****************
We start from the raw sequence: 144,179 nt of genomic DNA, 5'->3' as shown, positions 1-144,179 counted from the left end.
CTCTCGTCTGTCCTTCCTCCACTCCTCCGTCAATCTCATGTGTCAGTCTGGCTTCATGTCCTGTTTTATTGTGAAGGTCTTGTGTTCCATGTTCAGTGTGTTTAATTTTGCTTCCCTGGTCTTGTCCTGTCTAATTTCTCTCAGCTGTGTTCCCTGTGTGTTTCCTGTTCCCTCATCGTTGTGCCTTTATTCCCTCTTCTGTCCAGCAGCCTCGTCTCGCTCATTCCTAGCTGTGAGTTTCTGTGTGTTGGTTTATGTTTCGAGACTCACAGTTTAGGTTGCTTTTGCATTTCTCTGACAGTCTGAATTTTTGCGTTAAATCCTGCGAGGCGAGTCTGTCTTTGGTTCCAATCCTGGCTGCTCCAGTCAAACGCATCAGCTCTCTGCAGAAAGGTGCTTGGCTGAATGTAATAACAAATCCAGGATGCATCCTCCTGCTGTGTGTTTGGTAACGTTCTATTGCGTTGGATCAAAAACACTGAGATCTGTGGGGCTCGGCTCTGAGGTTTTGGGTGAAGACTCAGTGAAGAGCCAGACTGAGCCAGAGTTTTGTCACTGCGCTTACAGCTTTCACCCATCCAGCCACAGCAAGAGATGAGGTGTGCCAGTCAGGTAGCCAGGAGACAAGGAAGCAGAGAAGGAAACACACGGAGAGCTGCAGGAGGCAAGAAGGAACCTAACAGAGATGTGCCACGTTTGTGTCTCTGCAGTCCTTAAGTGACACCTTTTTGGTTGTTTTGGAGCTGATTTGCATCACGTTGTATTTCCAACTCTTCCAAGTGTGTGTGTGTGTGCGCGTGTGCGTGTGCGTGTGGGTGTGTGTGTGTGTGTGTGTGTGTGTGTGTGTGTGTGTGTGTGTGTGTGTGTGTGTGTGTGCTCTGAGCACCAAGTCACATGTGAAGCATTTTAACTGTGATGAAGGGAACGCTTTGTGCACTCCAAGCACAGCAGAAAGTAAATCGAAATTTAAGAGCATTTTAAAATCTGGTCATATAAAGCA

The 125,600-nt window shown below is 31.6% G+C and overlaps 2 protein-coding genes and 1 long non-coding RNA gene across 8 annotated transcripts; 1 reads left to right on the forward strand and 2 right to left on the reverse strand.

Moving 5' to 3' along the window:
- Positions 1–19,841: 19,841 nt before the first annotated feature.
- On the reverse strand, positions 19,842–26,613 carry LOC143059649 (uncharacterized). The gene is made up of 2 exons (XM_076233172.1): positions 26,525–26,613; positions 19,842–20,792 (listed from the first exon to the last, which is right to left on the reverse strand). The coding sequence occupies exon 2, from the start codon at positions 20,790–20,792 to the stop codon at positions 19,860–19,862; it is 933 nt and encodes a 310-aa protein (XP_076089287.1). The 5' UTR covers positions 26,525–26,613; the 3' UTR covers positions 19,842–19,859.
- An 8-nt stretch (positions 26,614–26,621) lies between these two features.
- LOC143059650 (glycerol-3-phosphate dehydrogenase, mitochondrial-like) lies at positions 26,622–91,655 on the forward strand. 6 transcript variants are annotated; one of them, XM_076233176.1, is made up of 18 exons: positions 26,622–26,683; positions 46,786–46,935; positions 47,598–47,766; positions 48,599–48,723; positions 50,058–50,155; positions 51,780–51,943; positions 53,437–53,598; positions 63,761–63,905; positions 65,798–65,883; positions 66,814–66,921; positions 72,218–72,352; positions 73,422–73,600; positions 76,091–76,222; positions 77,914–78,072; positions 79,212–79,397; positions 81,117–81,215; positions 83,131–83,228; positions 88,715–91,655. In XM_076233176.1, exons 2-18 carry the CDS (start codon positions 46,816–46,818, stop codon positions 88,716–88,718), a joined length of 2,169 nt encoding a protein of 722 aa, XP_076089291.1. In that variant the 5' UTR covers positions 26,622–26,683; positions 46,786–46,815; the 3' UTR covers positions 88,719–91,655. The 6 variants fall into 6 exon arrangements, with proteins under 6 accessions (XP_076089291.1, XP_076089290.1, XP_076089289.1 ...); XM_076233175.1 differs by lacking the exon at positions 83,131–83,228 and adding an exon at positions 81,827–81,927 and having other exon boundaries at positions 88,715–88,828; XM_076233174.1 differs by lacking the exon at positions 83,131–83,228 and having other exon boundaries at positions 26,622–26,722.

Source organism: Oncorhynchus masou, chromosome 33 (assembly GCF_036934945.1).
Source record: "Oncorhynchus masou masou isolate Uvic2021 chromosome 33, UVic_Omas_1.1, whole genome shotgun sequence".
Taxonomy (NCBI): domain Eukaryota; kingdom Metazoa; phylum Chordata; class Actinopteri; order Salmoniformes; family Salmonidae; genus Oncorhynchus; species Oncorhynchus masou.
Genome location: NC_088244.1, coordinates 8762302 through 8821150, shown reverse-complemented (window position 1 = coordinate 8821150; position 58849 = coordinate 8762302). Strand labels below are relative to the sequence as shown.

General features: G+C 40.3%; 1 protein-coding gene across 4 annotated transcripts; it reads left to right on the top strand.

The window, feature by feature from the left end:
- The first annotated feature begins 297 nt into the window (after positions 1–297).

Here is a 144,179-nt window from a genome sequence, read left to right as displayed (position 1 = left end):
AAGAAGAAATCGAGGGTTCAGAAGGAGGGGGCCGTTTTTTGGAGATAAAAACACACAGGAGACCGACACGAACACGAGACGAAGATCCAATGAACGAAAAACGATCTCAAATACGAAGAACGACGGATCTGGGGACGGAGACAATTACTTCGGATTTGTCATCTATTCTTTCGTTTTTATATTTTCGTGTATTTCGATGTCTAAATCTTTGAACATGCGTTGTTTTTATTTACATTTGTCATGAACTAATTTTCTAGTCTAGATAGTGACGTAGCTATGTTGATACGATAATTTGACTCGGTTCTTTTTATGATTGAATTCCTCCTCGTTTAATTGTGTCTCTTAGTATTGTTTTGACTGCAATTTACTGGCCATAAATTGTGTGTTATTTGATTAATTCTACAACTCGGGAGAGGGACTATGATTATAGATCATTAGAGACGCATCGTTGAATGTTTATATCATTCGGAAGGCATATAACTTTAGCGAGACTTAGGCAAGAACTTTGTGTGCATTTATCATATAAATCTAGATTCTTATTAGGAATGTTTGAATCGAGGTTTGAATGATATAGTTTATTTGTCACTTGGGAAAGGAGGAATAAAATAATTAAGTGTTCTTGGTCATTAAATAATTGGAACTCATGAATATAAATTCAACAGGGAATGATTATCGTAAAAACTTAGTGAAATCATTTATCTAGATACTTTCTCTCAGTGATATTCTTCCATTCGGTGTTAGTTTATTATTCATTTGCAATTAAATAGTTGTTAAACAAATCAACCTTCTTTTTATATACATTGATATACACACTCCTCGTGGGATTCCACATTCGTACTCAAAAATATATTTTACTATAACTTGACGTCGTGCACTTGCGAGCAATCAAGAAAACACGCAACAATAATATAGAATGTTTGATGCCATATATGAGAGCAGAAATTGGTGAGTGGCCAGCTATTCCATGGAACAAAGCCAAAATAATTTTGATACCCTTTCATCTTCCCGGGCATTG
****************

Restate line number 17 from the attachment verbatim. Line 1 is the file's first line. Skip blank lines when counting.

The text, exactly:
AAGAAGAAATCGAGGGTTCAGAAGGAGGGGGCCGTTTTTTGGAGATAAAAACACACAGGAGACCGACACGAACACGAGACGAAGATCCAATGAACGAAAAACGATCTCAAATACGAAGAACGACGGATCTGGGGACGGAGACAATTACTTCGGATTTGTCATCTATTCTTTCGTTTTTATATTTTCGTGTATTTCGATGTCTAAATCTTTGAACATGCGTTGTTTTTATTTACATTTGTCATGAACTAATTTTCTAGTCTAGATAGTGACGTAGCTATGTTGATACGATAATTTGACTCGGTTCTTTTTATGATTGAATTCCTCCTCGTTTAATTGTGTCTCTTAGTATTGTTTTGACTGCAATTTACTGGCCATAAATTGTGTGTTATTTGATTAATTCTACAACTCGGGAGAGGGACTATGATTATAGATCATTAGAGACGCATCGTTGAATGTTTATATCATTCGGAAGGCATATAACTTTAGCGAGACTTAGGCAAGAACTTTGTGTGCATTTATCATATAAATCTAGATTCTTATTAGGAATGTTTGAATCGAGGTTTGAATGATATAGTTTATTTGTCACTTGGGAAAGGAGGAATAAAATAATTAAGTGTTCTTGGTCATTAAATAATTGGAACTCATGAATATAAATTCAACAGGGAATGATTATCGTAAAAACTTAGTGAAATCATTTATCTAGATACTTTCTCTCAGTGATATTCTTCCATTCGGTGTTAGTTTATTATTCATTTGCAATTAAATAGTTGTTAAACAAATCAACCTTCTTTTTATATACATTGATATACACACTCCTCGTGGGATTCCACATTCGTACTCAAAAATATATTTTACTATAACTTGACGTCGTGCACTTGCGAGCAATCAAGAAAACACGCAACAATAATATAGAATGTTTGATGCCATATATGAGAGCAGAAATTGGTGAGTGGCCAGCTATTCCATGGAACAAAGCCAAAATAATTTTGATACCCTTTCATCTTCCCGGGCATTG